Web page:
Joined: Sep 2005
Location: Honolulu, Hawaii
That's pretty strange. A car should only be in open loop until the exhaust / O2 Sensor reaches 600 degress and the PCM is ready, then goes into closed loop. Seems like your O2 sensor is going bad but there are ways to single out the problem. A dirty MAF can cause that problem too. Try getting a MAF cleaner that won't harm electrical components and see if the problem goes away. If there's a large vacuum leak, that could be a problem too. If you have a bottle of propane and a nozzle, hook up your scan tool and watch the trims while tracing the vacuum lines with propane but don't blast propane everywhere. If there is a leak, the trims will change from the gas being sucked in when you apply propane to the area. As for the O2 sensor, there actually is a way to "clean" that sensor. I know this sounds weird, but if you have a blow torch and something to clamp your O2 sensor with, torch the sensor until it's cherry red. The fire will "clean" the debris/carbon on the O2 sensor. Just don't burn the wires connecting the sensor. If you have a DVOM, probe the pins while you torch the sensor, constantly bringing in and out of heat. The numbers should raise and lower as you sweep the torch. Once your DVOM shows 0-900 mV, the O2 sensor is as good as new. If it doesn't, time to replace. Remember, O2 sensors use DC (Direct Current) Don't know if this'll help but it's worth a shot. If you happen to have a fuel presser tester, that would help out too. Test the rails for proper fuel pressure. And check the injectors. If you have a long screwdriver, place the tip of the screwdriver on an injector and the handle to your ear then listen to the clicks (acts as a stethoscope). If one sounds off, that injector may be dying. Should have sharp rhythmic clicks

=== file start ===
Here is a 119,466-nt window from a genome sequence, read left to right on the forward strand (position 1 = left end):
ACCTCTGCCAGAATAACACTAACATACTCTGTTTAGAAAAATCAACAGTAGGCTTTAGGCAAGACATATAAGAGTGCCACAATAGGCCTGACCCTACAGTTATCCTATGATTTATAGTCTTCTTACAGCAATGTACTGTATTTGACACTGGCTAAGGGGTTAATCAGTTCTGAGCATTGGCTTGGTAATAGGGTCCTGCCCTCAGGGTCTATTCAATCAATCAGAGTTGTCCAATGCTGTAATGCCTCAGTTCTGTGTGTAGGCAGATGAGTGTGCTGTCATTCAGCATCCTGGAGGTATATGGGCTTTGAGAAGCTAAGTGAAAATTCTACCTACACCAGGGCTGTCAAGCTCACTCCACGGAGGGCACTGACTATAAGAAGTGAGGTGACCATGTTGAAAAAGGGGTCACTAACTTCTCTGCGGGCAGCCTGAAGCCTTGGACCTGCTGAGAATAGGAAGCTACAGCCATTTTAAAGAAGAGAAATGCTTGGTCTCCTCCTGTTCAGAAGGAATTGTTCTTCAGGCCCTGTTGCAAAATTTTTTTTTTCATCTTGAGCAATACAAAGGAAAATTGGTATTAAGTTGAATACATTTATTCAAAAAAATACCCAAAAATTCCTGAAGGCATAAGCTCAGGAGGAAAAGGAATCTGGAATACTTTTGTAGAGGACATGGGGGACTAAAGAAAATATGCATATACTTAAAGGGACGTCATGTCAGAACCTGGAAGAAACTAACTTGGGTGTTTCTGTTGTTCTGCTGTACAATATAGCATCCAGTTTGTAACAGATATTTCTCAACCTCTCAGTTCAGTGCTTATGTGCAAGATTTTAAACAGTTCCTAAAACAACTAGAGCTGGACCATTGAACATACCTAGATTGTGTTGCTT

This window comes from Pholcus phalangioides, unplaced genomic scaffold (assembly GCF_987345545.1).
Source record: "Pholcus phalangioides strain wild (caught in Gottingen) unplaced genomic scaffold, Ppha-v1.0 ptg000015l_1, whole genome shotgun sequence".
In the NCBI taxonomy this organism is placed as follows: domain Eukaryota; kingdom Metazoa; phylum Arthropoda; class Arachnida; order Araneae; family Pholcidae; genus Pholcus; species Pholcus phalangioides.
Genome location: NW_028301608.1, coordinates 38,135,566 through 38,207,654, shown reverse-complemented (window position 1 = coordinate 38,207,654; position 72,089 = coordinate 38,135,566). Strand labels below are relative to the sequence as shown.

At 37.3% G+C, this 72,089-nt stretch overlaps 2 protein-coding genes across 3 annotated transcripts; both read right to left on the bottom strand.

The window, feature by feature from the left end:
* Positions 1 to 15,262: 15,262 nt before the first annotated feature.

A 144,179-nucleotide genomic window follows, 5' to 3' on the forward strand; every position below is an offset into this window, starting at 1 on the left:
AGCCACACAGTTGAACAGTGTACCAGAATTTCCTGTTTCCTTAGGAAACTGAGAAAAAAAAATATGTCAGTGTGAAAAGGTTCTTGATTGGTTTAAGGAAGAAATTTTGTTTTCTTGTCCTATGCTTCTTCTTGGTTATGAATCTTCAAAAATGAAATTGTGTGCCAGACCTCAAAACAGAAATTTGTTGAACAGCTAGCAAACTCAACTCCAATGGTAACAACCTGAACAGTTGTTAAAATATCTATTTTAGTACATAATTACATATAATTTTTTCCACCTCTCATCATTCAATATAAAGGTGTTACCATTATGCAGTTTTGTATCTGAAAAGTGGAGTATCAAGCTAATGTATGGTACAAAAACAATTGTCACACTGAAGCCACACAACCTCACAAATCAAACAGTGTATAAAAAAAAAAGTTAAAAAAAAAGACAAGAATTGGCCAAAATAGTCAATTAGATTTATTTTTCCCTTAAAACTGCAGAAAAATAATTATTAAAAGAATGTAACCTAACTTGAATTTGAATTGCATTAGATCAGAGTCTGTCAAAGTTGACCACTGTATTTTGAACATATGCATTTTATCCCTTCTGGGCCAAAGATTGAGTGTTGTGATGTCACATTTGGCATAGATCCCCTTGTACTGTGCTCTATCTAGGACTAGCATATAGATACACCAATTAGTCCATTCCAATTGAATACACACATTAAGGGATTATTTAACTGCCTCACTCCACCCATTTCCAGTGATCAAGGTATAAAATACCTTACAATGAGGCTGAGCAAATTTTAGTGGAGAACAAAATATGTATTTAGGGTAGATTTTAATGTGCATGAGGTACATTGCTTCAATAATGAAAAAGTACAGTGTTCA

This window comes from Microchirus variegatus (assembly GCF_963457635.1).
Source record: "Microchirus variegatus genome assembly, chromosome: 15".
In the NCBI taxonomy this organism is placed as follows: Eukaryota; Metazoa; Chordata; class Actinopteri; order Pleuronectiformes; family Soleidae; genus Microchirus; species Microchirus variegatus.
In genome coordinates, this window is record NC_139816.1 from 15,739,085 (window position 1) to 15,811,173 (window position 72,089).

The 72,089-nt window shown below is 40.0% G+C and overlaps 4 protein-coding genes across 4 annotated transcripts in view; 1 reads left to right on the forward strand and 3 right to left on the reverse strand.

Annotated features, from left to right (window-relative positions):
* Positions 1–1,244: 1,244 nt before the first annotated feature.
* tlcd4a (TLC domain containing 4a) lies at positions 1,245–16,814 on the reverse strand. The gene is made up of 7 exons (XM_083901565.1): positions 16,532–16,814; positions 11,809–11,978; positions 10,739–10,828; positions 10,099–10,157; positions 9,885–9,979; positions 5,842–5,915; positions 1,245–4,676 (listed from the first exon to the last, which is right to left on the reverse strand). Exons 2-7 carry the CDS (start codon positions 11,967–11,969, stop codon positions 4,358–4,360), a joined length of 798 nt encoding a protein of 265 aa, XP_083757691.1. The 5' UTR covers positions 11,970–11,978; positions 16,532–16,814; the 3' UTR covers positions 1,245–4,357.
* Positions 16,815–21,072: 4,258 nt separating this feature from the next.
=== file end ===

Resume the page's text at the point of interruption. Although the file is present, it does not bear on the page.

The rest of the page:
Last edited by SpunkyB15; Mar 21st, 2013 at 11:05 PM.